Widespread pain in fibromyalgia is related to a deficit of endogenous pain inhibition

Département des Sciences de la Santé, Université du Québec en Abitibi-Témiscamingue, Rouyn-Noranda, Que., Canada.
Pain (Impact Factor: 5.84). 04/2005; 114(1-2):295-302. DOI: 10.1016/j.pain.2004.12.032
Source: PubMed

ABSTRACT A deficit of endogenous pain inhibitory systems has been suggested to contribute to some chronic pain conditions, one of them being fibromyalgia. The aim of the investigation was to test whether endogenous pain inhibitory systems were activated by a spatial summation procedure in 30 fibromyalgia, 30 chronic low back pain, and 30 healthy volunteers who participated in a cross-over trial (two sessions). Each session consisted of visual analog scale ratings of pain during the immersion of different surfaces of the arm in circulating noxious cold (12 degrees C) water. The arm was arbitrarily divided into eight segments from the fingertips to the shoulder. One session was ascending (from the fingertips to the shoulder) and the other was descending (from the shoulder to the fingertips); they included eight consecutive 2-min immersions separated by 5-min resting periods. For healthy and low back pain subjects, pain was perceived differently during the ascending and descending sessions (P=0.0001). The descending session resulted in lower pain intensity and unpleasantness. This lowering of the perception curve seems to be due to a full recruitment of inhibitory systems at the beginning of the descending session as opposed to a gradual recruitment during the ascending session. For fibromyalgia subjects, no significant differences were found between the increasing and decreasing sessions (P>0.05). These data support a deficit of endogenous pain inhibitory systems in fibromyalgia but not in chronic low back pain. The treatments proposed to fibromyalgia patients should aim at stimulating the activity of those endogenous systems.

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    ABSTRACT: The definition of neuropathic pain has recently been changed by the International Association for the Study of Pain. This means that conditions such as fibromyalgia cannot, as sometimes discussed, be included in the neuropathic pain conditions. However, fibromyalgia and peripheral neuropathic pain share common clinical features such as spontaneous pain and hypersensitivity to external stimuli. Therefore, it is of interest to directly compare the conditions.Material and methodsIn this study we directly compared the pain modulation in neuropathic pain versus fibromyalgia by recording responses to a cold pressor test in 30 patients with peripheral neuropathic pain, 28 patients with fibromyalgia, and 26 pain-free age- and gender-matched healthy controls. Patients were asked to rate their spontaneous pain on a visual analog scale (VAS (0–100 mm) immediately before and immediately after the cold pressor test. Furthermore the duration (s) of extremity immersion in cold water was used as a measure of the pain tolerance threshold, and the perceived pain intensity at pain tolerance on the VAS was recorded on the extremity in the water after the cold pressor test. In addition, thermal (thermo tester) and mechanical stimuli (pressure algometer) were used to determine sensory detection, pain detection, and pain tolerance thresholds in different body parts. All sensory tests were done by the same examiner, in the same room, and with each subject in a supine position. The sequence of examinations was the following: (1) reaction time, (2) pressure thresholds, (3) thermal thresholds, and (4) cold pressor test. Reaction time was measured to ensure that psychomotoric inhibitions did not influence pain thresholds.ResultsPain modulation induced by a cold pressor test reduced spontaneous pain by 40% on average in neuropathic pain patients, but increased spontaneous pain by 2.6% in fibromyalgia patients. This difference between fibromyalgia and neuropathic pain patients was significant (P < 0.002). Fibromyalgia patients withdrew their extremity from the cold water significantly earlier than neuropathic pain patients and healthy controls; however, they had a higher perceived pain intensity on the VAS than neuropathic pain patients and control subjects. Furthermore, neuropathic pain patients had a localized hypersensitivity to mechanical and thermal stimuli in the affected area of the body. In contrast, fibromyalgia patients displayed a general hypersensitivity to mechanical and thermal stimuli when the stimuli were rated by the VAS, and hypersensitivity to some of the sensory stimuli.Conclusions These findings are the first to suggest that a conditioning stimulus evoked by a cold pressor test reduced spontaneous ongoing pain in patients with peripheral neuropathic pain, but not in fibromyalgia patients when directly compared. The current study supports the notion that fibromyalgia and neuropathic pain are distinct pain conditions with separate sensory patterns and dysfunctions in pain-modulating networks. Fibromyalgia should therefore not, as sometimes discussed, be included in NP conditions.ImplicationsOn the basis of the findings, it is of interest to speculate on the underlying mechanisms. The results are consistent with the idea that peripheral neuropathic pain is primarily driven from damaged nerve endings in the periphery, while chronic fibromyalgia pain may be a central disorder with increased activity in pain-facilitating systems.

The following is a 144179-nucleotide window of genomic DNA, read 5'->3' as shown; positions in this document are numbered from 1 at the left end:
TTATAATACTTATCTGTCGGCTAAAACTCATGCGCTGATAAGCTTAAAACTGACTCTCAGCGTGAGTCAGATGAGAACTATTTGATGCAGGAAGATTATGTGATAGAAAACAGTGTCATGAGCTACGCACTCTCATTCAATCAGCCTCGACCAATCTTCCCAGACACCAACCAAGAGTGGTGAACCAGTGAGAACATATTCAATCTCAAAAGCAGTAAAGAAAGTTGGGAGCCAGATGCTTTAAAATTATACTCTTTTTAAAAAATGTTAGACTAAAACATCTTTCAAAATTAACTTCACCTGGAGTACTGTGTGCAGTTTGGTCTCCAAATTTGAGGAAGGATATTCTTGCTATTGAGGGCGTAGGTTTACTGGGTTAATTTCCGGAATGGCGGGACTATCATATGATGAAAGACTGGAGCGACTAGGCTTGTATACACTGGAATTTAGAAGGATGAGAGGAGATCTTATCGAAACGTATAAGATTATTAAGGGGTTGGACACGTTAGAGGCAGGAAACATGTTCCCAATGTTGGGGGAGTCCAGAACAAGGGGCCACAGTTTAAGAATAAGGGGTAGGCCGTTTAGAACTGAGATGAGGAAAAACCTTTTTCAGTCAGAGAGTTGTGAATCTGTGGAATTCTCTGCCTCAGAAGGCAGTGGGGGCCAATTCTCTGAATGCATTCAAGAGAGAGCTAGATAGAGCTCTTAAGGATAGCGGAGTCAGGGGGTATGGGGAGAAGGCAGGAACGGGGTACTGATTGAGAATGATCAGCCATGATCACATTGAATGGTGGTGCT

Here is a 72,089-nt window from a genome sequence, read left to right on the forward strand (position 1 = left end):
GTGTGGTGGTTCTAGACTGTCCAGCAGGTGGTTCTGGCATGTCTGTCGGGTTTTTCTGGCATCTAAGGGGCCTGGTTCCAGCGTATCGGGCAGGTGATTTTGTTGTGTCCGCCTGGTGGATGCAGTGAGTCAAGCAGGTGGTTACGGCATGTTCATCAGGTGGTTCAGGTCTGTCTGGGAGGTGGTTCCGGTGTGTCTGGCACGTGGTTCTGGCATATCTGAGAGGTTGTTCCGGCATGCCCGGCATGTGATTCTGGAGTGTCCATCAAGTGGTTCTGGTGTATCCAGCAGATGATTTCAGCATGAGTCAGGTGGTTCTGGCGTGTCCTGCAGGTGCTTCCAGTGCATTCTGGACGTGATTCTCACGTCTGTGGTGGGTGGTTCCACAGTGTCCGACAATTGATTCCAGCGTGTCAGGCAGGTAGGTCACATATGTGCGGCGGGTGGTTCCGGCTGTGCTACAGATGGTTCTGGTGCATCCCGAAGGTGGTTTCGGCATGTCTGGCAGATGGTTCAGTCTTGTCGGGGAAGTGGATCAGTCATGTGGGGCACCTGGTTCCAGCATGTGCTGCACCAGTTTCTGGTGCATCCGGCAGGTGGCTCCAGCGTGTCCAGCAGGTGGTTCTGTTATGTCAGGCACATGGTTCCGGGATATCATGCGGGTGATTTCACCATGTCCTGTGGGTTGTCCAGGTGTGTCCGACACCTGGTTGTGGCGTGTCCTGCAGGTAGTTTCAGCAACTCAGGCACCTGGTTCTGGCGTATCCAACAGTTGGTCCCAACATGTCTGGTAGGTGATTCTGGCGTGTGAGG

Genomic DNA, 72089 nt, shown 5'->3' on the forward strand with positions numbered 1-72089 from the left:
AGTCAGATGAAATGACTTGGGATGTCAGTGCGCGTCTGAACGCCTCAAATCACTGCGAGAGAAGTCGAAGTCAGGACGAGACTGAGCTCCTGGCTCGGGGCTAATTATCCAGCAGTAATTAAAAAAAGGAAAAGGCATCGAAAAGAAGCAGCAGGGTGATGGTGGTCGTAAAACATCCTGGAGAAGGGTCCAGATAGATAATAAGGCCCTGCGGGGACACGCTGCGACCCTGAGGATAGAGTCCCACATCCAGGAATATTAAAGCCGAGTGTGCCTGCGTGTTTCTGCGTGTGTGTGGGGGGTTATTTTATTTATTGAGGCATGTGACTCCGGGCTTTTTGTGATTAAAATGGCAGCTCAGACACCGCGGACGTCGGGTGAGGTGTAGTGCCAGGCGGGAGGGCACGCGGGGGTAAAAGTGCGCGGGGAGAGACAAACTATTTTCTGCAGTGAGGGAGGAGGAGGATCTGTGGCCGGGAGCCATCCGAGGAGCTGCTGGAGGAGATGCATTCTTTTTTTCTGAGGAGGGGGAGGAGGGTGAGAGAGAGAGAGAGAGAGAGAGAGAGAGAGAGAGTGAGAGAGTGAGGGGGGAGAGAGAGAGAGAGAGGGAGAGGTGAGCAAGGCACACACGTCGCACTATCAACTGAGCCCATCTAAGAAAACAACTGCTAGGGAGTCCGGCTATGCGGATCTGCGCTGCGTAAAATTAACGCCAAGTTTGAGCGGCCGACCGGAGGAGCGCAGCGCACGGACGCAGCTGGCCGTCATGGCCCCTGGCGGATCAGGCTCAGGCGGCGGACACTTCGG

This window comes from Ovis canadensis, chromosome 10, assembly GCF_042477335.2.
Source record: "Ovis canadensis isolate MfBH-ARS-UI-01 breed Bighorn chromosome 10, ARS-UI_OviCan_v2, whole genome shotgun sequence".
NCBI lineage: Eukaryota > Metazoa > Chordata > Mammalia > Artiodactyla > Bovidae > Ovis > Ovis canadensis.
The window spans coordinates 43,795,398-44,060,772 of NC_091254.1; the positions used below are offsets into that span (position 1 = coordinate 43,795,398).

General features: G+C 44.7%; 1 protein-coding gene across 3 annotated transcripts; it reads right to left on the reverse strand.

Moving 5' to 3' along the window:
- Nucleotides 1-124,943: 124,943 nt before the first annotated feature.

Scandinavian Journal of Pain 07/2012; 3(3):116-123. DOI:10.1016/j.sjpain.2012.01.002
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    Trials 04/2015; 16(1). DOI:10.1186/s13063-015-0659-4 · 2.12 Impact Factor
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